Muskrat meat is a staple at volunteer fire hall fundraisers and backyard feasts here. (Tastes like chicken!) At the show’s muskrat-cooking contest Saturday, the winners were muskrat salsa with cheese and muskrat with onions. An also-ran: muskrat dumplings.

“Muskrat is a real delicacy,” said Morgan Bennett, who judged the skinning competition and won the raccoon-skinning title. He thinks muskrat tastes more like rabbit, and prefers his muskrats baked.

The National Outdoor Show, first held in 1938, is staged inside a steamy high school gym. (Who knew the outdoor show was held indoors?) In tribute to the humble muskrat, the event features muskrat T-shirts and a muskrat race. (No, not by the muskrats -- children do the running, fetching a dead muskrat from a nest and scampering to the finish line.)


In 2003, Tiffany Brittingham became the first Miss Outdoors contestant to skin a muskrat in makeup and earrings, paving the way for others. Last year, a contestant skinned a muskrat in the talent competition. She lost to Dakota.

In this year’s pageant, contestant Lauren Edwards dunked a large chicken in scalding water and plucked it with her bare hands. She lost the pageant and a $1,500 college scholarship, alas, to a radiant young lady named Abbigail Tyler, who sang, and wore, “Red High Heels.”

For the uninitiated, a muskrat is, if not exactly a rat, at least a rat cousin. Called a “rat” around here and formally known as Ondatra zibethica, the muskrat is a semi-aquatic rodent, aka water rat.

Muskrats are brown, gray or black, about a foot long, with dense waterproof fur, short legs and big feet. They love lakes, swamps and marshes, which makes the soggy eastern shore of the Chesapeake Bay a sort of muskrat Shangri-La. They are prolific breeders and eaters, gulping down a third of their body weight a day in vegetation and grains.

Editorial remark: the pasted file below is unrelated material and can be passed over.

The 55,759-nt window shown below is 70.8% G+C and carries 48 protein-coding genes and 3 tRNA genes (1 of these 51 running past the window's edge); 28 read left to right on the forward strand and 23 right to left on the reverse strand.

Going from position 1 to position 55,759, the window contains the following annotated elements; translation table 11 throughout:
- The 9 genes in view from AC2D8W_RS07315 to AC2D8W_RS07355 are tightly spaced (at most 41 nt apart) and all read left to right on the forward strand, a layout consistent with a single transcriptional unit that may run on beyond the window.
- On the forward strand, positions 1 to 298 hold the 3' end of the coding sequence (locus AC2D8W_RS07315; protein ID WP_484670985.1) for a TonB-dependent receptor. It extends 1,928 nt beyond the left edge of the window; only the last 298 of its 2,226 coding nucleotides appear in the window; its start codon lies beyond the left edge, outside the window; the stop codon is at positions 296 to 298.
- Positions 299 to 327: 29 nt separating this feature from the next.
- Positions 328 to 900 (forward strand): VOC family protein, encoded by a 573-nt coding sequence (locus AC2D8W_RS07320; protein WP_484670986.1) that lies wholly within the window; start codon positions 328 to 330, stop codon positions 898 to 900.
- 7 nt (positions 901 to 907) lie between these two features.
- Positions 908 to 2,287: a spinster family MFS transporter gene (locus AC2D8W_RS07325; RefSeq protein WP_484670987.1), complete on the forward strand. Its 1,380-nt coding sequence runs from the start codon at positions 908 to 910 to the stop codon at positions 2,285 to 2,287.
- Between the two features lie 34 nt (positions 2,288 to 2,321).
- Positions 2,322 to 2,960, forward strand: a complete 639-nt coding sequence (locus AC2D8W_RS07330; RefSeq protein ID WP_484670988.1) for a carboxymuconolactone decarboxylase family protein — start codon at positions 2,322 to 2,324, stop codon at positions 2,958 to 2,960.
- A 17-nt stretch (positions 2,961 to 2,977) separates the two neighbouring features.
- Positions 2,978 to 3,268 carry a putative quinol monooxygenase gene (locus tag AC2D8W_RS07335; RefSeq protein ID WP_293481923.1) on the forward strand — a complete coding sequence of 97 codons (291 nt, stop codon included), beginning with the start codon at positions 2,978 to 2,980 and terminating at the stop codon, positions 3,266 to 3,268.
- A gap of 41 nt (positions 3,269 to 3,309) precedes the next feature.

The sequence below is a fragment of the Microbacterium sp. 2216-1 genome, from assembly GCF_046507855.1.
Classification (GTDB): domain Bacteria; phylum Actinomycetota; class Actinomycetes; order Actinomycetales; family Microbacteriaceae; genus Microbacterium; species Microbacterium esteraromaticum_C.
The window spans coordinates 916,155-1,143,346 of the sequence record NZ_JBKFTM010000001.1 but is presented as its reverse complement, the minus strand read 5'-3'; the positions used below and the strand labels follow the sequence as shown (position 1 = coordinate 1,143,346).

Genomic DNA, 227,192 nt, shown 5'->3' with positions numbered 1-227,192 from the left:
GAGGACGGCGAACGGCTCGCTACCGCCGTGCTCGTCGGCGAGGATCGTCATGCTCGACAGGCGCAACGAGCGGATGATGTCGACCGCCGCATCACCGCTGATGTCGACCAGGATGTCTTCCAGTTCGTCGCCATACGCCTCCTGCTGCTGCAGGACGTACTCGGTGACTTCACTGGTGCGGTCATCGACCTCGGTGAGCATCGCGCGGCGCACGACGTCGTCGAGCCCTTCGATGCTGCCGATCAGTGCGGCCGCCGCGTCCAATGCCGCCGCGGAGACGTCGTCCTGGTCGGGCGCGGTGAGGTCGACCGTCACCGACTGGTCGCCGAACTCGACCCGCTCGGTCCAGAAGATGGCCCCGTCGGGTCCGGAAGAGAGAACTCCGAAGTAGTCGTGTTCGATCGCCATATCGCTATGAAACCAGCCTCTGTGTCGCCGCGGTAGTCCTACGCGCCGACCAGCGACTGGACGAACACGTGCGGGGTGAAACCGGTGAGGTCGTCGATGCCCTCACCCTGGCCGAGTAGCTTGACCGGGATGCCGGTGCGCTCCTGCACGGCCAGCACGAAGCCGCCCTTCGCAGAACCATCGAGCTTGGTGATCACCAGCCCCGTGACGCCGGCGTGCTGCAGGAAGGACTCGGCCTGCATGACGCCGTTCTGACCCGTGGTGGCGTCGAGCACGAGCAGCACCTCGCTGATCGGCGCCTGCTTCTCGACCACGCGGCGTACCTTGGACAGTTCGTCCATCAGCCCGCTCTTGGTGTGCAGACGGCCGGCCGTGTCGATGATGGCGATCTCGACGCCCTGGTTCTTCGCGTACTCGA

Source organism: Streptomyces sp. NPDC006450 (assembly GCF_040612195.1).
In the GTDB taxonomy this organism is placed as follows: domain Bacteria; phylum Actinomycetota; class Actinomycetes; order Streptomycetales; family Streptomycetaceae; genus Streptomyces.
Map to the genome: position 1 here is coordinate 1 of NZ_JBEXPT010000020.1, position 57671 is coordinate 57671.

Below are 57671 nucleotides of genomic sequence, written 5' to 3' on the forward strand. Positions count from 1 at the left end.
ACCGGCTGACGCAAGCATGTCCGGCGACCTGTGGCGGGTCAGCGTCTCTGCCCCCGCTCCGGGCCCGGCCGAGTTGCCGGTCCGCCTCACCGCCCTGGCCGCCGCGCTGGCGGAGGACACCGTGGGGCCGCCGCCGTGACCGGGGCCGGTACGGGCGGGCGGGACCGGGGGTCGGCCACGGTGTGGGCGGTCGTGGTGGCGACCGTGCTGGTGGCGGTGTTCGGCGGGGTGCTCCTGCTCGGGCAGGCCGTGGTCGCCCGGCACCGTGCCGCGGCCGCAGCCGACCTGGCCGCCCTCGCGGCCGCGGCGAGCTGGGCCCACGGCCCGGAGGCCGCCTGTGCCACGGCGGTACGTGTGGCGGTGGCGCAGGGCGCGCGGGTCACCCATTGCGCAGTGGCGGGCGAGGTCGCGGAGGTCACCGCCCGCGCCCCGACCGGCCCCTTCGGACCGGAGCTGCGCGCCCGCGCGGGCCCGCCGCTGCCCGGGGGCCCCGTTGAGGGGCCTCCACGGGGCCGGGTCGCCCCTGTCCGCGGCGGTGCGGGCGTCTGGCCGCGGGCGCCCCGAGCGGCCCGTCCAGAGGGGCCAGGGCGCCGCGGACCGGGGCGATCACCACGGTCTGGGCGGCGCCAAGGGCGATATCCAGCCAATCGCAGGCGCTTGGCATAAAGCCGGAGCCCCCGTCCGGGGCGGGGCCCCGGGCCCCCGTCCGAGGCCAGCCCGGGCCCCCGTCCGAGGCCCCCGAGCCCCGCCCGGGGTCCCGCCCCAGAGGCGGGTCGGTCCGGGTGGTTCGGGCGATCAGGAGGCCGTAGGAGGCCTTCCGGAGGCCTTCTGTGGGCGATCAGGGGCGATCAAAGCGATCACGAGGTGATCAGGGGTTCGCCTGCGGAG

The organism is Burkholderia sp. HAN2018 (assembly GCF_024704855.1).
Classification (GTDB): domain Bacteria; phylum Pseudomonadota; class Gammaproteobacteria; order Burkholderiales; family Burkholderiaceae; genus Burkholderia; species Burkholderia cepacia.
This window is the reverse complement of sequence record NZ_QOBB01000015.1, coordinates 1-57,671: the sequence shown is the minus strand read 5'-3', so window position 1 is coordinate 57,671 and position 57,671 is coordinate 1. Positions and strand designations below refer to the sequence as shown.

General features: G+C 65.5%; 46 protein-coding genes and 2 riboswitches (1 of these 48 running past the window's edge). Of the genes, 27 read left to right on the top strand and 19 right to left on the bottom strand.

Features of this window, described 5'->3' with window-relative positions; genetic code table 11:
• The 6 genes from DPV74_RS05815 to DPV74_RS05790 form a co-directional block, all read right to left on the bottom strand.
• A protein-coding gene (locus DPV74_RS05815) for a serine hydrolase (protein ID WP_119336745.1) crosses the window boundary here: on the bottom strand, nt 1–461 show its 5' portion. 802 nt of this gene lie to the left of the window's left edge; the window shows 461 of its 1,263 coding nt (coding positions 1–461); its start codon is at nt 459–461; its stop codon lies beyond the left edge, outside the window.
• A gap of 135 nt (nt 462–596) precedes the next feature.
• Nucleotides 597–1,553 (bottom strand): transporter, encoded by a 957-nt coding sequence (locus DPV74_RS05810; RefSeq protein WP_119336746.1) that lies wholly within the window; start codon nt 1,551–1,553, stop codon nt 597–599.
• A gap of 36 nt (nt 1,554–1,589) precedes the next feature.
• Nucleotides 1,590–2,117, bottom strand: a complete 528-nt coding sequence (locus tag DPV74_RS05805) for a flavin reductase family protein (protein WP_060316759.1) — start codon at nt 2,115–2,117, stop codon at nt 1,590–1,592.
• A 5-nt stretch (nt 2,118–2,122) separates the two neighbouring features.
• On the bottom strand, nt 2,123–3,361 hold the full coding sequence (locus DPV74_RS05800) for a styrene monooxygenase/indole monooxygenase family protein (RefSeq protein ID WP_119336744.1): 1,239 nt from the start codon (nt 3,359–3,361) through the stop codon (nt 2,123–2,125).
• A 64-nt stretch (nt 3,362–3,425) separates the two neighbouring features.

They emit a musky odor, which was pervasive backstage, where freshly killed muskrats were piled belly-down inside wooden baskets.

Years ago, muskrats were killed just before being skinned for the show. But a muskrat sprang to life during one skinning and fled across the school stage, said Janet Lewis, a chairwoman for the event.

The fastest skinning time wins, but points are deducted for any cuts and marks left on the hides. The pelts must include the nose, ears and expertly cut eye holes.

“It has to be able to hang on your finger by the nose,” Lewis said.


And the messy carcasses?

“All contestants are reminded to take your carcasses home with you,” the emcee, Buddy Foxwell, announced.

Skinning is an elaborate ritual, performed to cries of “Skin it clean!” The skinners knead the thin stomach membrane off the carcasses with their knuckles, then slice around the ears, cheeks and eyes with deft strokes. They peel back the hide, turning the animal inside out with a soft pop.

“You get bloody, but I don’t mind,” Dakota Abbott said. “I mean, I work in a butcher shop in deer season.”

Sometimes the blades cut more than muskrats. One skinner sliced a nasty gash into his thumb Friday night.

“We keep an ambulance out front,” Lewis said.

By early Sunday morning, the muskrat blood had dried on Dakota’s hands as she prepared to haul away her hides and muskrat meat.

What would she do with them?

“Sell ‘em, of course,” said Miss Outdoors 2008.